Calvin Berger reclines in the aisle seat, headphones in, dark hair falling on his forehead, apparently asleep.
            I loosen my grip slightly thinking Josh shouldn’t get scars from fingernail impressions until his future wife gives birth. Mature, religious, rock-solid Joshua Gold will make a great husband someday. And since he got his braces off and his skin is clearing, it seems likely he will attract a girl eventually. Maybe even Kimberly, his friend since childhood for whom he secretly pines. I think Kim, my friend for only a couple of months, secretly pines back.
            Josh squeezes my hand and, apparently mistaking my silence for calmness, buries his headphones into his protruding ears and directs his gaze to the movie playing on the tiny screen on the back of the seat in front of him.
            I almost squeal as a hand slips around my left hand. I don’t have to look to know it’s Calvin’s hand because the zing starts in my fingertips and quickly shoots throughout my body. I look anyway and see the smirk on Calvin’s face while his eyes remain closed in fake sleep.
            I usually love my boyfriend’s zing, but now it intensifies the Lucky Charms’ jig in my stomach. I eye the air sickness bag tucked in the pocket in front of the Air Mall catalog. I really don’t want to puke between the two most important guys in my life.
            I grab the bag, climb over Calvin, and sprint down the narrow aisle toward the restroom, actually leaping over a small child returning to his seat. I’ll have to go out for track this year.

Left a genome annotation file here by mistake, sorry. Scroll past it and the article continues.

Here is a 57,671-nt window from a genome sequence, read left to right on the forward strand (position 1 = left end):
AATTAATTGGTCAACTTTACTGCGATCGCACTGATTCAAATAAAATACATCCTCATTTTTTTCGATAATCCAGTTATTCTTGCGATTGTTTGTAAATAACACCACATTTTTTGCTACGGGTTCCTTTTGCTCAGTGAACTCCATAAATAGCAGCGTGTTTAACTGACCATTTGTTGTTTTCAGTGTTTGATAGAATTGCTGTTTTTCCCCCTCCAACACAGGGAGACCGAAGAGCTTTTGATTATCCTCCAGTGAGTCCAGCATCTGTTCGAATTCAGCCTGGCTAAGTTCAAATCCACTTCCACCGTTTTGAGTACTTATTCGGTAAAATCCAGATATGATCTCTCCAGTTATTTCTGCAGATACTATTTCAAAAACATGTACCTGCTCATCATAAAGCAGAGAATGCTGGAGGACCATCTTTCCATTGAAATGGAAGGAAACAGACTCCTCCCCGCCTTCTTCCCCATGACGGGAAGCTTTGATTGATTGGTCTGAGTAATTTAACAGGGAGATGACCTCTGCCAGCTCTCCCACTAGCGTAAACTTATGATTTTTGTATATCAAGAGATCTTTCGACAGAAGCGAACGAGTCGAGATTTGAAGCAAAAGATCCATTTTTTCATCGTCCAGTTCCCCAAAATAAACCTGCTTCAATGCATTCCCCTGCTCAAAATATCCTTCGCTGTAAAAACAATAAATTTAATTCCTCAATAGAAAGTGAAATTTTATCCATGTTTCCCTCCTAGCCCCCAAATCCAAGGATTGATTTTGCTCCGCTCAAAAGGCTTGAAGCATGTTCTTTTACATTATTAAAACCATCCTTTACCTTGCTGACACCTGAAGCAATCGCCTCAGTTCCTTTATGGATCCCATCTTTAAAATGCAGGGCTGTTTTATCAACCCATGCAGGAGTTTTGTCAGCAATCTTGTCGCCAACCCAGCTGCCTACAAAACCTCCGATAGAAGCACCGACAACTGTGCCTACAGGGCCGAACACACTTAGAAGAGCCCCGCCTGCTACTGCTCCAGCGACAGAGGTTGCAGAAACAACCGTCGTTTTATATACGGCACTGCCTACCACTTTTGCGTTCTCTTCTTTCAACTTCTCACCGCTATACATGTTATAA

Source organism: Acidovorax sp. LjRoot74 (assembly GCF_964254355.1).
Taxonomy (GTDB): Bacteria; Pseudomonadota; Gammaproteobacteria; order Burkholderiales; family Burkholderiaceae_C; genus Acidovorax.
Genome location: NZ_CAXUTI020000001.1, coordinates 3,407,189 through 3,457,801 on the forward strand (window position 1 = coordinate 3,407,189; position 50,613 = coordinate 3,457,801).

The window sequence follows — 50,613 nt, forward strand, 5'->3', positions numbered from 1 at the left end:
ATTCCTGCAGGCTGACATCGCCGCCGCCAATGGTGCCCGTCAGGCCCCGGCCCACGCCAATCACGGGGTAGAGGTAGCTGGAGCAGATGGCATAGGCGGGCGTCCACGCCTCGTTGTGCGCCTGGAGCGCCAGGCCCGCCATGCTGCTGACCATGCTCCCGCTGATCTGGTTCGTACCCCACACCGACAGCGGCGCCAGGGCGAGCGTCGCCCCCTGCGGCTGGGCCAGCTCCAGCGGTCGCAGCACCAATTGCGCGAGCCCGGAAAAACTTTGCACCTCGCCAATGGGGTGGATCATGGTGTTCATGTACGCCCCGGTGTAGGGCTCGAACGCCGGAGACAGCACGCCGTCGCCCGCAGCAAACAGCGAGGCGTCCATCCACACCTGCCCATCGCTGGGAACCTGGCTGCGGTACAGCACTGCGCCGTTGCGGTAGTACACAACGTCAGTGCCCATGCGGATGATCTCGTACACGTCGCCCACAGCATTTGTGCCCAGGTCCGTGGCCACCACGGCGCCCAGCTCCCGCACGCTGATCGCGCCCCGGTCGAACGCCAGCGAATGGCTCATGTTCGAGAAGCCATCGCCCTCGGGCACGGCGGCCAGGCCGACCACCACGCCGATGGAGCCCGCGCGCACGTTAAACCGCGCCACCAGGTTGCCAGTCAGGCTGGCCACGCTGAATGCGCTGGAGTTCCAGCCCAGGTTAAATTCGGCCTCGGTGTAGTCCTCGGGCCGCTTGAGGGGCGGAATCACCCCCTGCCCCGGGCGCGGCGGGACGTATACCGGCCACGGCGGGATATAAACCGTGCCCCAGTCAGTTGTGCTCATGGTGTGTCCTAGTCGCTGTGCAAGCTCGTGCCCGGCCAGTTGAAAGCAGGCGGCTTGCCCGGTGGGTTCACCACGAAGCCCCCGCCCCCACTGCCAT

Thank God the little room is not occupado and the toilet lid is already up as I lose my breakfast and half my guts. I officially hate flying. When I’m pretty sure I’m done, I flush and watch the pukey blueish liquid swirl away. Where does it go? Into the ocean? Another airline mystery.
            I lavez les mains—the sign is in English, French, and Spanish—and rinse my mouth at the tiny sink before exiting the restroom.
            I feel tons better with an empty stomach. I proceed slowly up the aisle, trying to remember where Meemaw is sitting. I hear her excited voice before I spot her graying red curls.
            “We don’t have to remain separated from God because He sent His Son, Jesus, to bring us back to God.”
            Oh no. Meemaw has a large Jamaican man trapped between her and the window. He’s not getting off this flight without considering his soul’s eternal destiny. I could save him from Meem, but then he would know I am with her. Well, it’s not like I’m ever going to see him again….